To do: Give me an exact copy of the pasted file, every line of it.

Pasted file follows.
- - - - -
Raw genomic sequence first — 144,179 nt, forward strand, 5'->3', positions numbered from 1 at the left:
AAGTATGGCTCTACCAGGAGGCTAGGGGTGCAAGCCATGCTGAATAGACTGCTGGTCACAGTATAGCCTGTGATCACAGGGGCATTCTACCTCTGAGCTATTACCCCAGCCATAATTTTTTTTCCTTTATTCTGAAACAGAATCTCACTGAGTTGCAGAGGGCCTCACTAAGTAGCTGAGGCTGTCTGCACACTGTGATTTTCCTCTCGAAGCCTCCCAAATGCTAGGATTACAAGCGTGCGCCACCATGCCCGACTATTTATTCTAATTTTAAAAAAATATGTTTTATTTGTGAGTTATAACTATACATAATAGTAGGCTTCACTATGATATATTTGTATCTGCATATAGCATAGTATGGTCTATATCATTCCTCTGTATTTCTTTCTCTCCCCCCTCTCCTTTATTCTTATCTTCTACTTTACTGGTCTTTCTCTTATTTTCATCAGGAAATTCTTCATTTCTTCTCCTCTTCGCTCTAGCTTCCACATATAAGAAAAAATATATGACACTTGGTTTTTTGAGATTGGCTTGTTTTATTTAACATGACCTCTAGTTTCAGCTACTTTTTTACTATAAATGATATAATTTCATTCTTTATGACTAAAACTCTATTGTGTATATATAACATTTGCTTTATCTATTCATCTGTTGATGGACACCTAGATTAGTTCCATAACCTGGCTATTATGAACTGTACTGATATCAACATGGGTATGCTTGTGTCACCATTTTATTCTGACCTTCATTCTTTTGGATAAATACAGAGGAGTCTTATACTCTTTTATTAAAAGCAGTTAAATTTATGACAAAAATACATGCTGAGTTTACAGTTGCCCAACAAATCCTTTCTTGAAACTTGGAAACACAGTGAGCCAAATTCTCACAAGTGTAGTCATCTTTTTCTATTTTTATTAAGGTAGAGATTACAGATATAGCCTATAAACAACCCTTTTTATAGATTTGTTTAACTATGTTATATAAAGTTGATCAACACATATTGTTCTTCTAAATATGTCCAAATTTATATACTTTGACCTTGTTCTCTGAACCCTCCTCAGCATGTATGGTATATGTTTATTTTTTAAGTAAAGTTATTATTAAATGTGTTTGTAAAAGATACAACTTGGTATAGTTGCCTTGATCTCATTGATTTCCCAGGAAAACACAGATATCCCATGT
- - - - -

Raw genomic sequence first — 144,179 nt, forward strand, 5'->3', positions numbered from 1 at the left:
AAGTATGGCTCTACCAGGAGGCTAGGGGTGCAAGCCATGCTGAATAGACTGCTGGTCACAGTATAGCCTGTGATCACAGGGGCATTCTACCTCTGAGCTATTACCCCAGCCATAATTTTTTTTCCTTTATTCTGAAACAGAATCTCACTGAGTTGCAGAGGGCCTCACTAAGTAGCTGAGGCTGTCTGCACACTGTGATTTTCCTCTCGAAGCCTCCCAAATGCTAGGATTACAAGCGTGCGCCACCATGCCCGACTATTTATTCTAATTTTAAAAAAATATGTTTTATTTGTGAGTTATAACTATACATAATAGTAGGCTTCACTATGATATATTTGTATCTGCATATAGCATAGTATGGTCTATATCATTCCTCTGTATTTCTTTCTCTCCCCCCTCTCCTTTATTCTTATCTTCTACTTTACTGGTCTTTCTCTTATTTTCATCAGGAAATTCTTCATTTCTTCTCCTCTTCGCTCTAGCTTCCACATATAAGAAAAAATATATGACACTTGGTTTTTTGAGATTGGCTTGTTTTATTTAACATGACCTCTAGTTTCAGCTACTTTTTTACTATAAATGATATAATTTCATTCTTTATGACTAAAACTCTATTGTGTATATATAACATTTGCTTTATCTATTCATCTGTTGATGGACACCTAGATTAGTTCCATAACCTGGCTATTATGAACTGTACTGATATCAACATGGGTATGCTTGTGTCACCATTTTATTCTGACCTTCATTCTTTTGGATAAATACAGAGGAGTCTTATACTCTTTTATTAAAAGCAGTTAAATTTATGACAAAAATACATGCTGAGTTTACAGTTGCCCAACAAATCCTTTCTTGAAACTTGGAAACACAGTGAGCCAAATTCTCACAAGTGTAGTCATCTTTTTCTATTTTTATTAAGGTAGAGATTACAGATATAGCCTATAAACAACCCTTTTTATAGATTTGTTTAACTATGTTATATAAAGTTGATCAACACATATTGTTCTTCTAAATATGTCCAAATTTATATACTTTGACCTTGTTCTCTGAACCCTCCTCAGCATGTATGGTATATGTTTATTTTTTAAGTAAAGTTATTATTAAATGTGTTTGTAAAAGATACAACTTGGTATAGTTGCCTTGATCTCATTGATTTCCCAGGAAAACACAGATATCCCATGT